Fireworks Time

Now, Norman was quite a tough nut when it came to Fireworks Time, but we still didn’t let him out in the evening around this time of year (no matter how much he stalked the door and looked all dewy eyed and needy to get out).

As the bangs, crackles and thuds went on he barely raised his head off of his favourite cushion. Norman always maintained though that some of his cousins (and doggy friends) wern’t as strong as him, so he still hopes that you’re keeping your beloved four (and two) legged friends safe and warm.

C’mon Norman, you shouldn’t be out here!
Photograph: Ed @ Moggyblog

Reader, here are some tips to keep Moggy and Pooch safe and sound at this time of year. O.k you’ve heard em all before, but doing some of this stuff might save a creature from months of trauma or even an injury… well worth a refresher then! … what say you?

Practical things you can do at firework time:

Provide a hiding place: When animals are scared they may want to hide somewhere. Ideally, you should move your pets to a calmer and quieter environment long before they get scared. Bring cats and dogs safely indoors where possible. If space is not available then use a shed, conservatory or garage as their shelter. (the latter is not ideal though as sound can be made louder in a garage which is empty). Anyway, make sure there’s a safe, dark place available anywhere in your home. An example might be a cupboard with the door left partially open, a soft blanket under a bed or under the stairs might also be good. Ideally somewhere they have hidden before such as in a cardboard box or on their usual pet bed, moved into the middle of the house perhaps.

Keep the noise down: Try and reduce the noise of the fireworks as much as possible by closing the curtains, shutting doors and windows and/or putting a TV or radio on with some soothing music or gentle talking.

Keep ’em indoors: Make sure ‘Mister Tiddles’ and ‘Rex’ have had their toilet breaks before it gets dark. If they are very nervous then plan to go early in the morning or to a quiet place you know (this will be long before the kids out for fun have started gathering). Also, keep outside windows and doors firmly shut to prevent escapes, just in case pets are startled by loud bangs and try to run away.

In the case of cats, keep the litter tray especially clean at this (sometimes) stressful time of year. If it’s not clean and up to scratch they will often choose (as most of you will know already) an inappropriate place instead.

For all our animal companions please make sure they are identifiable. Using a collar with a name tag on is not always comfortable (for cats anyway), but at this time of you might want to have a collar available (these are also useful to attach in the BBQ months when she might stray with the propspect of a free chicken drumstick – Our Norman is notorious for this, bringing all manner of chops and drumsticks to the back door here, and who can blame him!) Of course the modern way to identify your companion is to get him/her micro-chipped.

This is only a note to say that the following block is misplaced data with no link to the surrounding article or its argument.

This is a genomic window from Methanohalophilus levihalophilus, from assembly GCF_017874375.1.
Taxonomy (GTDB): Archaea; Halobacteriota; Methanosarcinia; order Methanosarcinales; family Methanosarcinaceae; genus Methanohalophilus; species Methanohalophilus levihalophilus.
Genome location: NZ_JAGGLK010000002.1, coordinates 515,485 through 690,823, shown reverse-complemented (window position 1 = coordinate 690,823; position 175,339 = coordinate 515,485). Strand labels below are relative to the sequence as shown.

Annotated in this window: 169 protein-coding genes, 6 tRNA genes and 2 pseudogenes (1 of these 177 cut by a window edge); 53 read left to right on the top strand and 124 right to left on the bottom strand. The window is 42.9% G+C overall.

Visit the Vet: If your pet is particularly nervous then please contact your vet about the many possible temporary calming methods available, including clever pheromone sprays and mild sedatives which can help. However these may be a little pricey for some pockets!

Keep a distance: Having your own family bonfire? You might want to think about buying fizzing or cascading fireworks and sparklers rather than the noisy bangers and ‘roman candles’. Also, be sure to build your bonfire and let off fireworks as far away from your home as possible, thus minimizing any adverse effects on confused and (sometimes) terrified animals indoors.

Check your bonfire area: Of course this does not mean that other wild animals will not be affected so please always check in and around your bonfires before lighting them to ensure that no small animals are curled-up asleep inside. You might even want to make a bit of a natural racket to scare creatures away before you start the proceedings.

… and Relax: Try to ignore the nervous behaviour of your animal companion as much as possible, but do let them sit by you if they so wish. If you give them too much attention when they’re scared you’ll be reinforcing the message that there is something to be scared of out there.

Reward: Giving a favourite treat (a nice piece of fish or a tender bone perhaps) may well help to keep their minds off the things going on outside. A little at a time might be a good idea, so they don’t over indulge. However, don’t be surprised if they don’t eat it! Above all when it’s all over and they re-emerge from their den, give them some extra fuss (and another treat) for having been so brave.

The ‘ban the bang’ campaign poster
Photograph: Ban The Bang!” campaign

So, A very happy (and safe) Happy Guy Fawkes Night, Diwali, Independence Day, New Year …. to you all from Stormin’ Norman (god bless him up there), the new Little Oscar, and yours truly.

First Published: Nov 5th, 2011